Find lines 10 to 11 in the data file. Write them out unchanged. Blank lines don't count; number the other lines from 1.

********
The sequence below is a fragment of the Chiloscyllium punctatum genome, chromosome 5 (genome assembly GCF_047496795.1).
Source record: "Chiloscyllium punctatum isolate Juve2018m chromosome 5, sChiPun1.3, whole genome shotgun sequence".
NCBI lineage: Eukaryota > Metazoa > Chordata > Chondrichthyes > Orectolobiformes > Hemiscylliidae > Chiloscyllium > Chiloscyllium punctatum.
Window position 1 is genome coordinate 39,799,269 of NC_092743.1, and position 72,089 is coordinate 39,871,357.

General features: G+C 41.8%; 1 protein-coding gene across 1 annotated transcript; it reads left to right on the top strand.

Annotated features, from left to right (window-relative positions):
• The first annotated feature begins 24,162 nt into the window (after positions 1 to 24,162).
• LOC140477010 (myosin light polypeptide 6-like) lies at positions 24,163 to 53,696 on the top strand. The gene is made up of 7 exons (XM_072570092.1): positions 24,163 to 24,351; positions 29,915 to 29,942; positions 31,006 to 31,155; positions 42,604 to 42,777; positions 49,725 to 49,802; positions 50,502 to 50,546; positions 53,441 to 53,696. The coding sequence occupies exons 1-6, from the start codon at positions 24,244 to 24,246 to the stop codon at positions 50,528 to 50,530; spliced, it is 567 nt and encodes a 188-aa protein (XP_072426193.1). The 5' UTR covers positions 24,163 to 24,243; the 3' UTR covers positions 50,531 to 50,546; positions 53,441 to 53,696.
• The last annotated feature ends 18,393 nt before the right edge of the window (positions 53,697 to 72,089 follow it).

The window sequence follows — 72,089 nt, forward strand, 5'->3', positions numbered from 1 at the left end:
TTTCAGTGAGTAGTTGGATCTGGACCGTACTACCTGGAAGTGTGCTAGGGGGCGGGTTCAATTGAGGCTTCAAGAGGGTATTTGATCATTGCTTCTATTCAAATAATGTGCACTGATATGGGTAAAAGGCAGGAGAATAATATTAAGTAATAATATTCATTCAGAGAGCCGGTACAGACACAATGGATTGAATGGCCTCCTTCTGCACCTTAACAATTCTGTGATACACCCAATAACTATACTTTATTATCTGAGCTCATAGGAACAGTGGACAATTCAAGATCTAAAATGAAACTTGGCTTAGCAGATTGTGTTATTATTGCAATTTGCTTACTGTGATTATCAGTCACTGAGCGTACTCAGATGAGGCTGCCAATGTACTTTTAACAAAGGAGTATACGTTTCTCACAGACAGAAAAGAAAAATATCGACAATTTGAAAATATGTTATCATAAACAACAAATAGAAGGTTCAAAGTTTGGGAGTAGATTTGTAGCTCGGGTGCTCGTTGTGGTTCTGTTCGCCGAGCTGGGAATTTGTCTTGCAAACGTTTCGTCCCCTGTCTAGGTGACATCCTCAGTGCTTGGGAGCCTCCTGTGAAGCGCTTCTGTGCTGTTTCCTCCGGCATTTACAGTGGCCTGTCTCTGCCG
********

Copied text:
The window sequence follows — 72,089 nt, forward strand, 5'->3', positions numbered from 1 at the left end:
TTTCAGTGAGTAGTTGGATCTGGACCGTACTACCTGGAAGTGTGCTAGGGGGCGGGTTCAATTGAGGCTTCAAGAGGGTATTTGATCATTGCTTCTATTCAAATAATGTGCACTGATATGGGTAAAAGGCAGGAGAATAATATTAAGTAATAATATTCATTCAGAGAGCCGGTACAGACACAATGGATTGAATGGCCTCCTTCTGCACCTTAACAATTCTGTGATACACCCAATAACTATACTTTATTATCTGAGCTCATAGGAACAGTGGACAATTCAAGATCTAAAATGAAACTTGGCTTAGCAGATTGTGTTATTATTGCAATTTGCTTACTGTGATTATCAGTCACTGAGCGTACTCAGATGAGGCTGCCAATGTACTTTTAACAAAGGAGTATACGTTTCTCACAGACAGAAAAGAAAAATATCGACAATTTGAAAATATGTTATCATAAACAACAAATAGAAGGTTCAAAGTTTGGGAGTAGATTTGTAGCTCGGGTGCTCGTTGTGGTTCTGTTCGCCGAGCTGGGAATTTGTCTTGCAAACGTTTCGTCCCCTGTCTAGGTGACATCCTCAGTGCTTGGGAGCCTCCTGTGAAGCGCTTCTGTGCTGTTTCCTCCGGCATTTACAGTGGCCTGTCTCTGCCG